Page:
13. Thank you! My boss writes atrocious English. If I, as her secretary, comment on it, she tells me that she’s not writing to an English instructor. She can’t spell and doesn’t know the difference between homonyms (i.e. your, you’re, etc.). She’s a very intelligent person, but you wouldn’t know it from her writing.

    Thanks for letting me blow off some steam.

  14. The popularity of text messaging has a lot to answer for. It made the use of lower case and the lack of punctuation acceptable, not to mention the gimmicky short cuts like gr8 and yr.The lack, or misuse, of punctuation makes some attempts at communication incomprehensible.
    Spell checkers are useful but have made me lazy as I tend to rely upon them rather than thinking about the spelling.

  15. ” I hated writing in school – absolutely hated it.”

    Well, for me it was anything to do with math, and, unlike you, I never overcame the limitation. I did not hate math, it terrified me.

    I bless the day small calculators were invented.

  16. Leo, you are spot on. “your written and spoken word indicates to all who and what you are.” My computer is used for writing and the stock market (requires math). I’m an 9th grade dropout, wife 11th grade dropout, 6 kids by 26. Speaking and writing saved us. Retired at 49! We are 75 today and try our best to instill in all the power of the spoken and written word.

  17. My request for your “How to Backup” for which I paid some amount ( perhaps $9.99 when it first appeared but couldn’t down load) still avoids me with the reply “Already applied” etc…….As for your research on the Engish language, we Australians believe American’s have already done a fair job i.e. Tonight = tonite as one example or what you do with Wind pertaining to Breeze or Wind pertaining to Wind up Gramophone motors “on which “I cut my teeth” some few years after being launched into this world in mid 1922, I don’t claim to know. Then in to a mixed Grocery/Hardware Business by 1939 and an “His Master’s Voice” agency.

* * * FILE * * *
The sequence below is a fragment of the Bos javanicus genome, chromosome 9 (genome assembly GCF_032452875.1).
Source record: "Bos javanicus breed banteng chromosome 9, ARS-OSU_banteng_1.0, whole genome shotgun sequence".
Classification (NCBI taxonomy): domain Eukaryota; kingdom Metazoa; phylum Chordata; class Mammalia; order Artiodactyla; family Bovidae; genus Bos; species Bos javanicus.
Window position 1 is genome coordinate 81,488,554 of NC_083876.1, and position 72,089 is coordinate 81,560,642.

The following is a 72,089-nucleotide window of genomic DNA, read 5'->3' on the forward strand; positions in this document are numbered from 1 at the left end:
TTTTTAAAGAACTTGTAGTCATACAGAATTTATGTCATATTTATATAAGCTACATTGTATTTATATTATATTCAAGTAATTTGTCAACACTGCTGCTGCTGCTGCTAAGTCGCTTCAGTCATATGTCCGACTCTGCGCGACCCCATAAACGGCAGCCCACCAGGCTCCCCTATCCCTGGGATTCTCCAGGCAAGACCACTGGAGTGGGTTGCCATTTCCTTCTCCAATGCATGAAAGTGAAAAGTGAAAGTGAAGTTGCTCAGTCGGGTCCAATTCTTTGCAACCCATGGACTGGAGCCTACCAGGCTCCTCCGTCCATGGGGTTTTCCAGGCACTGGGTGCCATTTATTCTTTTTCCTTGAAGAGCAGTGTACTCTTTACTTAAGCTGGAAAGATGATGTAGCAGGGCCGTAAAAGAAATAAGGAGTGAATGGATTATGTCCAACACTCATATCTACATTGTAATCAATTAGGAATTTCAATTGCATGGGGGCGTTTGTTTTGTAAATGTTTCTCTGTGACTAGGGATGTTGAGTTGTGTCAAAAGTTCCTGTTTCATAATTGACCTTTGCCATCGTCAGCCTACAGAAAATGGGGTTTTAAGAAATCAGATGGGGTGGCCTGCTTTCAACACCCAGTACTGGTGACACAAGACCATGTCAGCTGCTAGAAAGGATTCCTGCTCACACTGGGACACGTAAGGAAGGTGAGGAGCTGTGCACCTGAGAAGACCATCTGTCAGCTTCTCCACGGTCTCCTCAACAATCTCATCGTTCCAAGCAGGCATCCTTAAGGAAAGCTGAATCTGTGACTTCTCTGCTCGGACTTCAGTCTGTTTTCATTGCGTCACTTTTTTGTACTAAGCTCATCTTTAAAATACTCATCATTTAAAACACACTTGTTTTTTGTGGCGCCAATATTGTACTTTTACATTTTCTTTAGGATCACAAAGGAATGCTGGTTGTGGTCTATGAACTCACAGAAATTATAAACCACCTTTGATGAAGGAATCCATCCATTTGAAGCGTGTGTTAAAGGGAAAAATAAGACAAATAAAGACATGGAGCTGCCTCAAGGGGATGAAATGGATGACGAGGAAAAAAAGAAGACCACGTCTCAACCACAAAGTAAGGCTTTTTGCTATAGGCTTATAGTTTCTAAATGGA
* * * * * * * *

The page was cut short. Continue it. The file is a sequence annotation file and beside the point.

Having left a State rural school ( the term Australians now use for a town school where various gadgets are made such as metal sugar scoops but now T.A.F.E. Colleges but, in my instance, a rural (country) school, some 6 miles from where I’m now domiciled in retirement, school closing down must have initiated Primary Correspondence School (Brisbane) some 500 miles away and I’m now looking at a letter dated 24th.April 1936 from a Miss A.K.Russel, a Primary Correspondence School teacher, some 500 miles away. Miss Russel mentioned about the nasty Criminal ( Kopit was his name..Killer Of People In Trains in local jargon), of that era who overnight killed a train guard named Harrold Speering, surprisingly the latter being a distant relative of mine.
    She complimented me on doing the manly thing to help my Mother on our dairy farm, being the younger of 4 Sons, my Dad having died on Christmas Day 1922.
    You might guess my later problems at the Melbourne Tech. College from August 1942 as a RAAF Trainee Wireless Mech.when confronted with Slide Rules, Algebra, Trigonometry etc. and being paradred before a Flt. Lieut. after a fortnight and told I apparently was unable to do the Course, then passing out about 9 months later from the far superior training, to what our American friends in similar musterings in the Sth.West Pacific, later advised.
    I’m now residing with my wife of almost 65 years at Gayndah, 6 miles from where I was born… and enjoying your frequent Technical publications…Keith McG.